Maleah Davis, the 4-year-old Texas girl who captivated the city of Houston and gained national attention before eventually touching hearts all over the world after she went missing last month, will be buried this weekend in a custom-made “My Little Pony” casket.

The casket was a donation from SoulShine Industries, a mom-and-pop custom casket-making company based in Edna, Texas.

A private funeral for Maleah will be held on Saturday (Jun. 22), and according to her obituary,ย her “favorite color was pink and she loved My Little Pony, all the girly things one could imagine.”

In honor of her love of the popular media franchise, her custom-made casket is covered with rainbows and pictures of “My Little Pony” characters … and along the base, her full nameโ€”Maleah Lynn Davisโ€”is spelled out in alternating Pink, Purple and Blue letters.

Maleah’s biological father, Craig Davis, shared images of the tiny casket on Instagram.

Trey Ganem, who owns SoulShine Industries, said he and his associates were moved by Maleah’s story, which inspired their decision to donate the casket.

“There was a connection with everyone in the shop,” he said. “Everyone had a connection with this little girl.”

Maleah was reported missing on May 4th, one day after her mother’s fiancรฉ, Derion Vence, told police he had been carjacked by three Hispanic men who kidnapped Maleah.

Police have said they were suspicious of his story from the jump, and he was arrested a week later on May 11th and charged with tampering with a human corpse.

Maleah’s remains were found in a black garbage bag alongside Highway I-30 outside the town of Hope, Arkansas on May 31st. Police confirmed the remains belonged to Maleah Davis

According to a man who helped search for the little girl, the bag her body was found in had been run over by mowers, and her remains were in a such a horrible state that it would be “impossible” for the medical examiner to determine an official cause of death.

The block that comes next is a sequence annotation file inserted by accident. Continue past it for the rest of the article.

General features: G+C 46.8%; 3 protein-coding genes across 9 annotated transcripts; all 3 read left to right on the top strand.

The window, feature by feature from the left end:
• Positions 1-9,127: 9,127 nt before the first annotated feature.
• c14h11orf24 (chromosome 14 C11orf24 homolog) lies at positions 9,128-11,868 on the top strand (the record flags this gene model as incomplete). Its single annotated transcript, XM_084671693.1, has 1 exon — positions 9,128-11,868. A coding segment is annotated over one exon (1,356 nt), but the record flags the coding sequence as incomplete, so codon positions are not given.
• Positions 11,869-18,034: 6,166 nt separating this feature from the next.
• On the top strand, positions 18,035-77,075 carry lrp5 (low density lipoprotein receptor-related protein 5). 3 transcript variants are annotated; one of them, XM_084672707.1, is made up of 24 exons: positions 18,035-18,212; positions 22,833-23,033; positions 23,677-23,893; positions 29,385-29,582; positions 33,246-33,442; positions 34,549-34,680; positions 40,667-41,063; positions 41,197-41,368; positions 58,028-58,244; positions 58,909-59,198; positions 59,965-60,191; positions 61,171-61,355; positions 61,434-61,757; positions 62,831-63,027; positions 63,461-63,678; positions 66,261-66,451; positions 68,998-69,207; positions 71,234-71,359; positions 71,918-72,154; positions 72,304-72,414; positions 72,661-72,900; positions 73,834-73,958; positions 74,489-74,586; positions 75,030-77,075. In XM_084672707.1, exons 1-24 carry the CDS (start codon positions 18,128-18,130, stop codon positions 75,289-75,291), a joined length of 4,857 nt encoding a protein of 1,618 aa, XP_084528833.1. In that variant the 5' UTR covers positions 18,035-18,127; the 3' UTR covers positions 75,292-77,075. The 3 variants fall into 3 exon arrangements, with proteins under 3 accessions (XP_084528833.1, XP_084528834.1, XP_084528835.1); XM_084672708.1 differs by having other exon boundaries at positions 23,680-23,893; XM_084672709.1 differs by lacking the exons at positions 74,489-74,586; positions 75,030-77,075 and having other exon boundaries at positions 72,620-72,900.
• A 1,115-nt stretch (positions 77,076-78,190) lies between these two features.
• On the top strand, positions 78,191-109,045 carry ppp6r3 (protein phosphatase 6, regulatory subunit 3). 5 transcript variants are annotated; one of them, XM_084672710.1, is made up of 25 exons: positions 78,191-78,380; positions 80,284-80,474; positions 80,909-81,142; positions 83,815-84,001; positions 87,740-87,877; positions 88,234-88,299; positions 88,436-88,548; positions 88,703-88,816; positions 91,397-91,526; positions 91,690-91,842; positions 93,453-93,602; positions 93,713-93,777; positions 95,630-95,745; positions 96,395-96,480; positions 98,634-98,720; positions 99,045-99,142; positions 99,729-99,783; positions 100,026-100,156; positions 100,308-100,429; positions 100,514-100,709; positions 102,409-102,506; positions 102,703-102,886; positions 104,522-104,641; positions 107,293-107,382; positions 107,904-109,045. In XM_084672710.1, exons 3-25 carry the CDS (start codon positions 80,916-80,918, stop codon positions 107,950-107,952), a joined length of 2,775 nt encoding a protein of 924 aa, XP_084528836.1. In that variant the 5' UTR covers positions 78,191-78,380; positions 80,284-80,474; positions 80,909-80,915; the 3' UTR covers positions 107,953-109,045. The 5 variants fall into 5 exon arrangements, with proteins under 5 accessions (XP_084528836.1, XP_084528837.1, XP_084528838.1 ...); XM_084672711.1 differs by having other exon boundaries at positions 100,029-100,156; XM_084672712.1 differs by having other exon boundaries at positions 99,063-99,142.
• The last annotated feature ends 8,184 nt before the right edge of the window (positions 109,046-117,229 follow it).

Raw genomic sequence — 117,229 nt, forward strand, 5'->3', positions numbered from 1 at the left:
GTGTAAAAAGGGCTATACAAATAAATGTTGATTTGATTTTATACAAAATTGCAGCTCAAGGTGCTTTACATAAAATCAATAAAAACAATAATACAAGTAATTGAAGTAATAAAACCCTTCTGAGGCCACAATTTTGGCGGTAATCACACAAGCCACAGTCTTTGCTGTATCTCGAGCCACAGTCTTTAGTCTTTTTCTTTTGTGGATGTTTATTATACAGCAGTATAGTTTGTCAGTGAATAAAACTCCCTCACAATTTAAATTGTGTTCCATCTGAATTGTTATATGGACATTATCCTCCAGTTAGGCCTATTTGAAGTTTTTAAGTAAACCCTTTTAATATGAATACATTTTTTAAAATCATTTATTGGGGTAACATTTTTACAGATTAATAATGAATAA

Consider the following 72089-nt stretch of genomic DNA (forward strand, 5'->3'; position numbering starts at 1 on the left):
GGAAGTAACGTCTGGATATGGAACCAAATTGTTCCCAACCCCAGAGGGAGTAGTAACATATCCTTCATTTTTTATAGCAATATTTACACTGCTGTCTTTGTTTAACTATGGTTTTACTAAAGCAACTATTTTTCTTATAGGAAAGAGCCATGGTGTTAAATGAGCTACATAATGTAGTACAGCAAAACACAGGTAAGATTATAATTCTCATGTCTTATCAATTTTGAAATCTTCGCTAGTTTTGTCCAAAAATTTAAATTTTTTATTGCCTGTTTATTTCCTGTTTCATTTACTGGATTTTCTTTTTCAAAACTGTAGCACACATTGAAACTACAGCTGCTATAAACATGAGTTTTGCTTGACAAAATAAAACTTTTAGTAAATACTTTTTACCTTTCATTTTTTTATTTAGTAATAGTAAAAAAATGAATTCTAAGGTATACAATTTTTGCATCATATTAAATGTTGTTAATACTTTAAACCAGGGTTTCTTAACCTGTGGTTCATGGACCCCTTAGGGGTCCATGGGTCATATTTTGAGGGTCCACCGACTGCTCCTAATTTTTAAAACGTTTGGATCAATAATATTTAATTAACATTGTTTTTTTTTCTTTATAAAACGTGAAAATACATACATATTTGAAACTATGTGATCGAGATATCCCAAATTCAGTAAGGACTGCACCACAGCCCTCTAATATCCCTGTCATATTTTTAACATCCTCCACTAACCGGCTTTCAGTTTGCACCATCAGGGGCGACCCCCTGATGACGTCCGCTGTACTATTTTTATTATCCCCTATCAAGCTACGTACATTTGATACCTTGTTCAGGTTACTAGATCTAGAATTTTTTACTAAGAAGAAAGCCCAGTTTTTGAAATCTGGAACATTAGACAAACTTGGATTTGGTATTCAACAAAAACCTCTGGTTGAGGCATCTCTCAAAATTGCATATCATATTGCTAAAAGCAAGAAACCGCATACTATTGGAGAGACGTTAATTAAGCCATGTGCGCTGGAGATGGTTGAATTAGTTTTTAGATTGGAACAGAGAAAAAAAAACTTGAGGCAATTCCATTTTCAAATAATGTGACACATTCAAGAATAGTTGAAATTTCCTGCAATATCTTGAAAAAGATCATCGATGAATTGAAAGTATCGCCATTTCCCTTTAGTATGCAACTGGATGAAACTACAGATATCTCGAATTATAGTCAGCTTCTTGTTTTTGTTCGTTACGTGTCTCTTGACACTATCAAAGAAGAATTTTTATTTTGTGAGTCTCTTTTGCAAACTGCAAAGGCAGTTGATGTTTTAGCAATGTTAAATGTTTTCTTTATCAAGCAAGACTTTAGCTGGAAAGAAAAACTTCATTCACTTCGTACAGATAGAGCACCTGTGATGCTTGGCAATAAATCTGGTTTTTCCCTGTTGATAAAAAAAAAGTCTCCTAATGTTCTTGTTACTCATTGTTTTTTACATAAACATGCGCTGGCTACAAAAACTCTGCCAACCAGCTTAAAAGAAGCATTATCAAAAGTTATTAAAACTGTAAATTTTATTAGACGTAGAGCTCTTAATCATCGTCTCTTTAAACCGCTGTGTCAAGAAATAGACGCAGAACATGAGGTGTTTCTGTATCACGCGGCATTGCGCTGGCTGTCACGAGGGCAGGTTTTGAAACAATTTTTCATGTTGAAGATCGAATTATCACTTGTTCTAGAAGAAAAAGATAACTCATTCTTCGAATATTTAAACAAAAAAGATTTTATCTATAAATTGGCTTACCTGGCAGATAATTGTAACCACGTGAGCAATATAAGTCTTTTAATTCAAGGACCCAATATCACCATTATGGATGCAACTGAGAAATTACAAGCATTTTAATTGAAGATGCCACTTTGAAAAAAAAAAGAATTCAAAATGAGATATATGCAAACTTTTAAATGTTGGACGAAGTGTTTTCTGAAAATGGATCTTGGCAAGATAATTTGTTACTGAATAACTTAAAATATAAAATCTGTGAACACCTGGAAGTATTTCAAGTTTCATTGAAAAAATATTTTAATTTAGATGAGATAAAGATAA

“It was a gruesome sight. It was a terrible sight to see. It took hours gathering up body parts and evidence,” said Texas EquuSearch founder Tim Miller.

Houston community activist Quanell X said Vence told him that he killed Maleah on accident and also admitted to dumping her body off a road in Arkansas.

According to Quanell, Vence and Bowens had gotten into an argument while Maleah was in his care, and when Bowens allegedly called Vence gay, he “snapped” and took his anger out on Maleah.

Quanell said Vence told him he put Maleah’s body in a trash bag, put the trash bag in the trunk of his car, and then drove to Arkansas before dumping the bag in a wooded area.

Vence was seen on security cameras leaving the familyโ€™s apartment with a laundry basket with a black trash bag inside just one day before reporting Maleah missing and a few days after the last time she was seen alive.

Ganem told The Houston Chronicle around 200 people contacted him about making a special casket to send Maleah off in, and Maleah’s aunt, along with designer Courtney Sublett, helped decide what should go on the casket, which features many of the things Maleah loved.

Ganem said all six members of his staff pitched in to help make Maleah’s casket special.

Since the ceremony will be closed-casket, his son Billy painted a photo of Maleah on top so that people could remember her as she was.

Upholsterer Randy Figirova personally selected the interior lining, Ganem said. “It was so soft, and it sparkles,” he told the Chronicle. “It’s like rainbow-colored sparkles.”

Ganem said a special casket like Maleah’s helps the family’s healing process. “It’s bringing light into a dark time,” he said. “It makes you happy to see a family smile.”